How to Dry Iron

Updated February 21, 2017

Water is extremely useful in ironing. It steams clothing, working out wrinkles more quickly and easily than heat alone. Some materials, however, are damaged by water and some dyes will run when exposed to the hot steam. Fortunately, dry ironing works almost exactly like steam ironing. The only difference is that the process takes a bit longer. Use a conventional iron without water in it or, if you prefer, buy a dedicated dry iron so that you don't have to worry about emptying out the reservoir.

Hold the iron over the sink with the tip pointed straight down to empty the reservoir. If you have a dry iron, skip this step.

Turn the steam selector switch to "Off" if your iron has this setting. This will prevent any residual water left in the reservoir from getting on the garment. If you don't have a selector switch or have a dedicated dry iron, skip this step.

Read the directions on the garment you wish to iron. Many garments have care instructions detailing how much heat to use to iron them. If your garment doesn't have this information, note what material it is made of and refer to a fabric care guide before attempting to iron the garment.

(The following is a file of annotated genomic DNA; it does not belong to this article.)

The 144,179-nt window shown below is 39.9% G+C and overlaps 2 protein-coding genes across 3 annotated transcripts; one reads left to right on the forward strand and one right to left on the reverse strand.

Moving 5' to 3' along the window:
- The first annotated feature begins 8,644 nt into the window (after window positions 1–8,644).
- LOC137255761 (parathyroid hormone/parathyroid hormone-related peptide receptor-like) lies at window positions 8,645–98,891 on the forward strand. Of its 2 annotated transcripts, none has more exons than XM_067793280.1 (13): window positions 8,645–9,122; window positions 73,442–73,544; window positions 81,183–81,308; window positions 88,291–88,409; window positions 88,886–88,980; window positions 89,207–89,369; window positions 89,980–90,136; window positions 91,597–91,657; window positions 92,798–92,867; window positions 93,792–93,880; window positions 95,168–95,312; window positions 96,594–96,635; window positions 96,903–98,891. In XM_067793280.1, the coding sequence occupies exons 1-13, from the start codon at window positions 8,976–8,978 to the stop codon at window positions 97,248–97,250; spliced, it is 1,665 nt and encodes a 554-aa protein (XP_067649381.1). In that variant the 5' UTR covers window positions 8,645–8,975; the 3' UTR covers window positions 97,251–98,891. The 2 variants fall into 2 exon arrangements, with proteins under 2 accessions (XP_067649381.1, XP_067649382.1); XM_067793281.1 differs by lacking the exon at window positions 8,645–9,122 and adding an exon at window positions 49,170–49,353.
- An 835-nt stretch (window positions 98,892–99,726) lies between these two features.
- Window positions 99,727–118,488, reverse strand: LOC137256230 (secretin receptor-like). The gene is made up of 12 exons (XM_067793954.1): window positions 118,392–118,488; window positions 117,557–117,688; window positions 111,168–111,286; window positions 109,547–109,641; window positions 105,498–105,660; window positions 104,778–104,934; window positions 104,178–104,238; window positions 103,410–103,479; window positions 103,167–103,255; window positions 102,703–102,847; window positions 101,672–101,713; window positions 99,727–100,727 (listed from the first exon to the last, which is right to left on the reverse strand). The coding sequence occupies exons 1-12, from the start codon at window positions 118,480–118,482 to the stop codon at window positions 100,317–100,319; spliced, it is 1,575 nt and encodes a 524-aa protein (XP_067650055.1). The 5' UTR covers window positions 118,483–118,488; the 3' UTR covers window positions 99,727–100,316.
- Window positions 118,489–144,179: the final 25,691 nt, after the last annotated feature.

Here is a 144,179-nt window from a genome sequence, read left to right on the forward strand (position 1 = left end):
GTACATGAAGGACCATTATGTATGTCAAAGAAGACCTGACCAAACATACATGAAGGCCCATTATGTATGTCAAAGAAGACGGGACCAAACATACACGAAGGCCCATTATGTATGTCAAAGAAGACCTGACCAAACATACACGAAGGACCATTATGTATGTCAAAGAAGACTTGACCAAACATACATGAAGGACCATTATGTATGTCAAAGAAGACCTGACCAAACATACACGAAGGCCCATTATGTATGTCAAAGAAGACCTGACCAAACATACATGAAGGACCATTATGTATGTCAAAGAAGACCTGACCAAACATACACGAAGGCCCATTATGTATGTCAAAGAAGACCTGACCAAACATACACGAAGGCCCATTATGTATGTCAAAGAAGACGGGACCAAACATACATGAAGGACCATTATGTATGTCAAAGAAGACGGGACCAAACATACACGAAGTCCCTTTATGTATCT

Plug in your iron and select the correct temperature setting. Wait for the indicator light to turn on, showing that the iron is fully heated.

Spread the garment on the corner of an ironing table so that there are no wrinkles on the part which faces up. Run the iron in circles over the exposed area of the garment, taking care to never stop in one place.

Slide the garment so that another part is exposed on the end of the table. Iron that section. Continue dry ironing until the entire garment has been ironed.

Things You'll Need

  • Iron
  • Ironing board
  • Garment
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About the Author

Isaiah David is a freelance writer and musician living in Portland, Ore. He has over five years experience as a professional writer and has been published on various online outlets. He holds a degree in creative writing from the University of Michigan.